has shown that there is a risk of his being subjected to treatment contrary to Article 3 if expelled to his home country. [...]
59. In response to this, the Court first notes that both the Migration Agency and the Migration Court of Appeal, when examining the applicant’s case, appear not to have been informed that the Security Service had contacted the Moroccan authorities and informed them about the applicant before his expulsion. It transpires from their decisions that they reached their conclusions without having this essential information which the Court now has before it (see paragraphs 11 and 15 above). In view of this, the Court finds that it cannot rely on the Migration Agency and the Migration Court of Appeal’s findings and conclusions in this respect. Moreover, the Court observes that, not only is the Security Service the authority which undertook the security assessment of the applicant, but it is also responsible for the enforcement of the expulsion order against the applicant and, as acknowledged by the Government, it is the authority which will also escort the applicant back and hand him over to the Moroccan authorities. These various roles notwithstanding, and despite having acknowledged the risk of ill-treatment during detention of suspected terrorists in Morocco, the Government have stated that they see no reason to take special measures to ensure that the applicant, once expelled from Sweden, would not be subjected to treatment contrary to Article 3 of the Convention.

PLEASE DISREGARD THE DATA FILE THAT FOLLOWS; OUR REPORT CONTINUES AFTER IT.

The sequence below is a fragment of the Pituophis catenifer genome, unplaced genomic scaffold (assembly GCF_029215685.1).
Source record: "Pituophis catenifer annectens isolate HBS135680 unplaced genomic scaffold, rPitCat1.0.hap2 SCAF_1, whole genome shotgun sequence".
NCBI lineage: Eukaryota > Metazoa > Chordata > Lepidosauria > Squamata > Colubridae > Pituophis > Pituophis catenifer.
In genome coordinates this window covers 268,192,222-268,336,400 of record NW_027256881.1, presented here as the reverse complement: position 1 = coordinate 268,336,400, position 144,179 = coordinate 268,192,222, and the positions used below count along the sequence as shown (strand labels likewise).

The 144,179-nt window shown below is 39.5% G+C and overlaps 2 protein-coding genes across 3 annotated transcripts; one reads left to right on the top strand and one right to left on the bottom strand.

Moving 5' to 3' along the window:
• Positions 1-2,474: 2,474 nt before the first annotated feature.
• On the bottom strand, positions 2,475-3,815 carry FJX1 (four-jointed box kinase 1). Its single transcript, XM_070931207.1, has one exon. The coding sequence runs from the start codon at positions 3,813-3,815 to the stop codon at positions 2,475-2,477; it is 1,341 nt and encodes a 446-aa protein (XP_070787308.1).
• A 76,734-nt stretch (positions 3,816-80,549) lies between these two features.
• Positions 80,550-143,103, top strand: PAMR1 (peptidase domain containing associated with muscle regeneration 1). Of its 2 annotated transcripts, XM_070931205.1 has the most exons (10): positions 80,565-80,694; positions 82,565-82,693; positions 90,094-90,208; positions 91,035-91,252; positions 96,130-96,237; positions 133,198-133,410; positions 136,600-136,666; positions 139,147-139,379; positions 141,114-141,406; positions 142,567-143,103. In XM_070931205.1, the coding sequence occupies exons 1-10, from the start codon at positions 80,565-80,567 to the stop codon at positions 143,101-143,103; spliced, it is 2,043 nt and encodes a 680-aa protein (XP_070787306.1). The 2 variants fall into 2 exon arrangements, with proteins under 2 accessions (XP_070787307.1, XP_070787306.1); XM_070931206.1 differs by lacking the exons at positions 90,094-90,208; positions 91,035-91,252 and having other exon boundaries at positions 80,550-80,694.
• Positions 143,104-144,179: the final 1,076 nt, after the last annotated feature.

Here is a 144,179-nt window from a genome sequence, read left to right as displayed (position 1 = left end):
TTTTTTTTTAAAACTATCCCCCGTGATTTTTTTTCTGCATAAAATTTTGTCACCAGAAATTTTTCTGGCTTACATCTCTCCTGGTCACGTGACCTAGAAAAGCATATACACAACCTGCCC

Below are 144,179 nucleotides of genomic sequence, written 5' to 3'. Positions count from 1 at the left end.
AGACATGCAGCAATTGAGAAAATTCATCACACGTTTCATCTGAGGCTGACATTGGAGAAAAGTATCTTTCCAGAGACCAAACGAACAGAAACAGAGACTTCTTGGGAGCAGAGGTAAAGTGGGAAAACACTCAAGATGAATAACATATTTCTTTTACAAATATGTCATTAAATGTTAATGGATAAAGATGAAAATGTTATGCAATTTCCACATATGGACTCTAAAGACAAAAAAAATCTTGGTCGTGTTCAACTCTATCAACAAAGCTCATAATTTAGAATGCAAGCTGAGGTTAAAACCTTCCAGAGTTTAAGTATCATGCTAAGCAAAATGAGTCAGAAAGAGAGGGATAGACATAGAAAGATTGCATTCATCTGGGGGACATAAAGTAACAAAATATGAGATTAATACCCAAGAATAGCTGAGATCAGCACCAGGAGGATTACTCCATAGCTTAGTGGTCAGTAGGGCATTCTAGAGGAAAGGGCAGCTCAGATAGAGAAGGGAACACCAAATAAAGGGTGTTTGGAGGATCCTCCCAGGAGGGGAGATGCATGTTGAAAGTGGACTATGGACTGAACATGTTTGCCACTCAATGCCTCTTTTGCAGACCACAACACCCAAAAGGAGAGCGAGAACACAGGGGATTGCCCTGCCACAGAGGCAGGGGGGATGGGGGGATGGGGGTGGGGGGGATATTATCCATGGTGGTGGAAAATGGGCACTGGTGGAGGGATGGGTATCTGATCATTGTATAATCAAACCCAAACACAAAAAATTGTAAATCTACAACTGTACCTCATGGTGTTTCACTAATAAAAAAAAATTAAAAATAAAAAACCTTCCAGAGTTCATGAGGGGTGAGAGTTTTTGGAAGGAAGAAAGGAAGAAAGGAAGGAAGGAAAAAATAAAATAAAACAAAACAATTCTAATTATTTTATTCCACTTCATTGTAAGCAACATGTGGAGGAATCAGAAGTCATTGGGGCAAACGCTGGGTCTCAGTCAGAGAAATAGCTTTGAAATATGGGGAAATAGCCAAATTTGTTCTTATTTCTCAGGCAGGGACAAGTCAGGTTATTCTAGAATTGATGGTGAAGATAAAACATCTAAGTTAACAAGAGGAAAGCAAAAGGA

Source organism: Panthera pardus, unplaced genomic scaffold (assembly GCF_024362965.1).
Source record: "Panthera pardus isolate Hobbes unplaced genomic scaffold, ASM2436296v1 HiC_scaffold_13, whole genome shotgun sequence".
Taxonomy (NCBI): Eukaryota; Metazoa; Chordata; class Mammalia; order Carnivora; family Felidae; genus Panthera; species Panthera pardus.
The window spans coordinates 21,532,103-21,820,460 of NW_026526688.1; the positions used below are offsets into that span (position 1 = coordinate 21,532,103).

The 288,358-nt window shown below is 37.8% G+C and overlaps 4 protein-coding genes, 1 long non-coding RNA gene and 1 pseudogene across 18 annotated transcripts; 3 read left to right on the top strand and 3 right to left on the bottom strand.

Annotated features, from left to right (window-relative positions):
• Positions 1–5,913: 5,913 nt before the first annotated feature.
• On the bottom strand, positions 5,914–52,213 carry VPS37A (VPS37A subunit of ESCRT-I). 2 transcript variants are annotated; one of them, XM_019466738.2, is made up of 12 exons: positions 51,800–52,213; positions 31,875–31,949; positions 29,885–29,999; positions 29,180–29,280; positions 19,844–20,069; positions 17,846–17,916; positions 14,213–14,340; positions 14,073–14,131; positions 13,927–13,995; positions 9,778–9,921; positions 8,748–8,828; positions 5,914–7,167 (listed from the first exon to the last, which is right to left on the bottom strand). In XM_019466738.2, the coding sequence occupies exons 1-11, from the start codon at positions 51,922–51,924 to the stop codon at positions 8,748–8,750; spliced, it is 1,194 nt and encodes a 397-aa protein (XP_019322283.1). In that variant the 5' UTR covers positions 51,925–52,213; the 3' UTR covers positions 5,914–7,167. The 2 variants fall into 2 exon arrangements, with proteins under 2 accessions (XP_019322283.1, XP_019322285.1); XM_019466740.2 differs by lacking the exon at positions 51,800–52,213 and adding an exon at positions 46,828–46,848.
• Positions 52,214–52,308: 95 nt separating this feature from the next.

60. In view of the above, the Court finds that the Government have failed to dispel the doubts raised by the applicant. On the contrary, the Court considers that the circumstance that the migration authorities appear not to have received all relevant and important information to make their decision raises concern as to the rigour and reliability of the domestic proceedings. Moreover, having regard to the efforts made by the Moroccan authorities to improve the human rights situation in the country over several years, the Court notes that no assurances by the Moroccan authorities relating to the treatment of the applicant upon return, or if he were to be detained, access to him by Swedish diplomats, have so far been obtained in order to help eliminate, or at least substantially reduce, the risk of the applicant being subjected to ill-treatment once returned to his home country.
61. It follows that, in the present circumstances, the applicant’s expulsion to Morocco would involve a violation of Article 3 of the Convention. [...]